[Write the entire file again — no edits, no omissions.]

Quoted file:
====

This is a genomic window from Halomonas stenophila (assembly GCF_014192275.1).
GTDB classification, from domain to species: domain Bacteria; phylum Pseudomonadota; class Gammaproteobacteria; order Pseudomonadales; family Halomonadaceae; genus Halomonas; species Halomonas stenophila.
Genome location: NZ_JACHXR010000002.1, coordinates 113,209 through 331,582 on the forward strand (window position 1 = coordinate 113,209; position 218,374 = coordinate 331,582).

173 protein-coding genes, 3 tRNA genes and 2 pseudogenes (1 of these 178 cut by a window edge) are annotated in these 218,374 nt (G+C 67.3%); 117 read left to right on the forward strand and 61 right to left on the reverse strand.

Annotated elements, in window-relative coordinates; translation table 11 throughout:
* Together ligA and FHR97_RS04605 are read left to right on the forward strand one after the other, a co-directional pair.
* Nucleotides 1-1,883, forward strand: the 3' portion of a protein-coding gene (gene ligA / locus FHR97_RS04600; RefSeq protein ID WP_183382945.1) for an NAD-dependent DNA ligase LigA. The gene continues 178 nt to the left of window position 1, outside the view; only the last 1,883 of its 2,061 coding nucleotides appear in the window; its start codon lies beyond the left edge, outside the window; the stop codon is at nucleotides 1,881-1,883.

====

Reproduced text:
This is a genomic window from Halomonas stenophila (assembly GCF_014192275.1).
GTDB classification, from domain to species: domain Bacteria; phylum Pseudomonadota; class Gammaproteobacteria; order Pseudomonadales; family Halomonadaceae; genus Halomonas; species Halomonas stenophila.
Genome location: NZ_JACHXR010000002.1, coordinates 113,209 through 331,582 on the forward strand (window position 1 = coordinate 113,209; position 218,374 = coordinate 331,582).

173 protein-coding genes, 3 tRNA genes and 2 pseudogenes (1 of these 178 cut by a window edge) are annotated in these 218,374 nt (G+C 67.3%); 117 read left to right on the forward strand and 61 right to left on the reverse strand.

Annotated elements, in window-relative coordinates; translation table 11 throughout:
* Together ligA and FHR97_RS04605 are read left to right on the forward strand one after the other, a co-directional pair.
* Nucleotides 1-1,883, forward strand: the 3' portion of a protein-coding gene (gene ligA / locus FHR97_RS04600; RefSeq protein ID WP_183382945.1) for an NAD-dependent DNA ligase LigA. The gene continues 178 nt to the left of window position 1, outside the view; only the last 1,883 of its 2,061 coding nucleotides appear in the window; its start codon lies beyond the left edge, outside the window; the stop codon is at nucleotides 1,881-1,883.